- Paul Thomlinson, Ph.D., Psychologist; Exec Director, Research, Compass Health Network, Springfield, MO
- Alan Stevens, Executive VP, Chief Operations Officer, Compass Health Network, Jefferson City, MO
- Michaela Muehlbach, Psy.D., Deputy CCO Outpatient & Psychological Services, Compass Health Network, Jefferson City, MO
- Jennifer Lee, Chief Quality Officer, Compass Health Network, St. Peters, MO
Background: Launched in 2017, Certified Community Behavioral Health Organizations (CCBHO) are required to provide evidence-based, integrated care for patients with complex health and behavioral health problems. Unlike FQHCs, CCBHOs have not been well understood by the larger national integrated care community. As such, our presentation will describe, from the perspective of Compass Health Network, the nation’s largest CCBHO as well as a multi-site FQHC: (1) CCBHO integration-related certification requirements, (2) evidence-based screening and treatment practices within the CCBHO/FQHC, (3) organization-wide CCBHO quality improvement metrics impacted by integrating care; and (4) improvements in quality measures and outcomes of patients receiving integrated care compared to those receiving exclusively primary care (PC) health services. Population sampled, procedure, measures, and design: Our data are pulled from two existing EHR systems, for a one-year window, and comprise the entirety of the patient population in the two programs (CCBHO/FQHC) that receive a single (PC) service (n=7,200) compared to the patients in both programs that receive PC and at least one additional integrated service (n=3,400; behavioral health, whether therapy, psychiatry, rehabilitation, and/or SUD treatment, is counted as one service). Our evaluation of CCBHO performance is based on required quality metrics, including SUD treatment engagement, medication adherence, hospitalization follow-up rates, and suicide risk assessment. Our FQHC analysis compares the standard UDS clinical measures defined by HRSA (e.g., BMI screening, tobacco screening and cessation, A1c, screening and follow up for depression, use of appropriate asthma medications). Patient ages for this analysis range from five to 65+, and include somewhat more females (55%) than males. The study design is an organization-wide quality improvement evaluation, assessing changes in a number of metrics longitudinally, corresponding to the implementation and ramp up period for CCBHO activities. Key results & conclusions: A comparison of the two groups on a set of 13 HRSA clinical metrics reveals that performance was significantly better for those patients receiving an additional service integrated with PC, according to a z-test for proportions (p<.05). Among that group five of 13 measures exceeded targets, whereas only one of 13 did so in the PC-only group. Additionally, each of the six CCBHO quality metrics exceeded targets by a statistically significant margin according to a series of z-tests (p<.05). Our conclusions are: (1) CCBHO standards are helping drive greater integration of services, (2) the organization is exceeding quality standards across the board, (3) a concerted focus on integration across CCBHO and FQHC appears to consistently lead to better outcomes, and (4) patients who engage in only PC are less likely to improve than those involved in more than one service line.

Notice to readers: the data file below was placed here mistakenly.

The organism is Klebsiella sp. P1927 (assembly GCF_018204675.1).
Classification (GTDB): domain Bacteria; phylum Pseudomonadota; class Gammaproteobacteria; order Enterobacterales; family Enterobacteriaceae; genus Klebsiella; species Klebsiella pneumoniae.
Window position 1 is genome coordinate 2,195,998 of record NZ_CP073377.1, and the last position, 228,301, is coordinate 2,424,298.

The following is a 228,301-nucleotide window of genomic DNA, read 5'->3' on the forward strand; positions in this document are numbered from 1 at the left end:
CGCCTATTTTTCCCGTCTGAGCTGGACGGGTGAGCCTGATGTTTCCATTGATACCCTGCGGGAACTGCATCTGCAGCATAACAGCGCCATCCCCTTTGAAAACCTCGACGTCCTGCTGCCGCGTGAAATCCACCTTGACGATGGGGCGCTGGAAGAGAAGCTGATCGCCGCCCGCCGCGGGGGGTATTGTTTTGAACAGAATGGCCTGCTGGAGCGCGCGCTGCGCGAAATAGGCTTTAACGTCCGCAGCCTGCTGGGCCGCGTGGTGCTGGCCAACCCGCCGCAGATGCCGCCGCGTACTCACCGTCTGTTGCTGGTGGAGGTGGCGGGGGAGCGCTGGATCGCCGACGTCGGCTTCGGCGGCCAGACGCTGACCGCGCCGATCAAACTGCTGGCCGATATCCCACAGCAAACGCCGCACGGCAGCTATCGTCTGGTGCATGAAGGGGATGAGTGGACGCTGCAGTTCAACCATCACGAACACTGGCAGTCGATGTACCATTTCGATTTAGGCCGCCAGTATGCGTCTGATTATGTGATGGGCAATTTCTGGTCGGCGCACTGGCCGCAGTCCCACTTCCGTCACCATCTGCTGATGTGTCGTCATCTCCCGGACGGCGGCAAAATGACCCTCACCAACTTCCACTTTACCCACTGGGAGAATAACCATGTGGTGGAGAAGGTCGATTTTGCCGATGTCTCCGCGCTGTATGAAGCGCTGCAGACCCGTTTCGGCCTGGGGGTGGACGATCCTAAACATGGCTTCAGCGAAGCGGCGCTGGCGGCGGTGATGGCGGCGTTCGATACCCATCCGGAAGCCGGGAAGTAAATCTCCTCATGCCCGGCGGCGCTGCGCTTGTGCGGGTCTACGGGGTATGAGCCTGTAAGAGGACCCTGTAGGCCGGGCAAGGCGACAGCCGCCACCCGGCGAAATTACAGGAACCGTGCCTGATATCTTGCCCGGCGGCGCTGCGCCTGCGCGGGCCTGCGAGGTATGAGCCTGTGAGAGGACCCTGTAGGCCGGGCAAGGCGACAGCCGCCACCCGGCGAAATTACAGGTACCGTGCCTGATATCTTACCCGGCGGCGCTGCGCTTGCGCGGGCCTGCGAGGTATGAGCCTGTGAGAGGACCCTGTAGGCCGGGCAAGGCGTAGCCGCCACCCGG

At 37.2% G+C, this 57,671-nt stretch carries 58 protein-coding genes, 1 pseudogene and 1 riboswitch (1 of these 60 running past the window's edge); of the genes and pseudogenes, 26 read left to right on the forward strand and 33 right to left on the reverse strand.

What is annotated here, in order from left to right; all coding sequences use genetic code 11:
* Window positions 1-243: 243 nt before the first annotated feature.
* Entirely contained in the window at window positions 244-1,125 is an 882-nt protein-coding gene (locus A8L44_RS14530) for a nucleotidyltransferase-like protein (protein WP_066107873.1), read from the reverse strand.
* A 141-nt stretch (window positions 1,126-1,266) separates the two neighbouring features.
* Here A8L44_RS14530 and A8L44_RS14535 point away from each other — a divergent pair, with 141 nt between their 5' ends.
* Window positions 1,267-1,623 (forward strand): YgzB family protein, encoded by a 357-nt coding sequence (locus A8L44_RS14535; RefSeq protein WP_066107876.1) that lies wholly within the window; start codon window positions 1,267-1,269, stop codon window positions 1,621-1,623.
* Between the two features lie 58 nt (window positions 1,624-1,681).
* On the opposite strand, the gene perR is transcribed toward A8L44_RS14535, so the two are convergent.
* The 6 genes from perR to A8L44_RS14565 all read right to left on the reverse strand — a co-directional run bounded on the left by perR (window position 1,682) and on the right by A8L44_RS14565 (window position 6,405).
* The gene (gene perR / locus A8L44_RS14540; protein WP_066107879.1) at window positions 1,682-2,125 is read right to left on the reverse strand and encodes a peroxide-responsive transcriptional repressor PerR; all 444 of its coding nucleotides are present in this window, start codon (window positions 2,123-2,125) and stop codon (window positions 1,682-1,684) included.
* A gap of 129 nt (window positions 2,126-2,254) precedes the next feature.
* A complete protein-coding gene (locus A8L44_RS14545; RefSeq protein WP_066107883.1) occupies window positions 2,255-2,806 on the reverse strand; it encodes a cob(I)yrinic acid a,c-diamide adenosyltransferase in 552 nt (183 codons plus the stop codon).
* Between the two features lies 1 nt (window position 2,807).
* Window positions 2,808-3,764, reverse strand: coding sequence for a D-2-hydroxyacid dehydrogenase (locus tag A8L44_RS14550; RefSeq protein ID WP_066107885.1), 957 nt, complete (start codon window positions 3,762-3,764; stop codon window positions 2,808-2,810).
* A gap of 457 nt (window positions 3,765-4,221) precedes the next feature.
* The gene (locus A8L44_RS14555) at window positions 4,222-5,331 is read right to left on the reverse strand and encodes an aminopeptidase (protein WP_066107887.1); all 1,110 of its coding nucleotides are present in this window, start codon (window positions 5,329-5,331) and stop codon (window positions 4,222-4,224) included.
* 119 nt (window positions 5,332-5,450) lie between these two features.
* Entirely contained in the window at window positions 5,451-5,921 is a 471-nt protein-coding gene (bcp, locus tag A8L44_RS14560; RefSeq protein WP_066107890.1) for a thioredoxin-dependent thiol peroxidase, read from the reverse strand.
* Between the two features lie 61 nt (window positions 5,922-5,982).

- Explain the significance, impact, and requirements of the Certified Community Behavioral Health Organization (CCBHO) movement regarding integration of care and deployment of relevant evidence-based practices (EBP).
- Describe the performance of a large CCBHO on a series of organization-wide quality improvement metrics including SUD treatment engagement, antipsychotic medication adherence, hospitalization follow-up rates, and suicide risk assessment.
- Describe the differences in outcome metrics at a large CCBHO between patients receiving integrated or collaborative care vs. relevantly similar patients receiving single-sector care.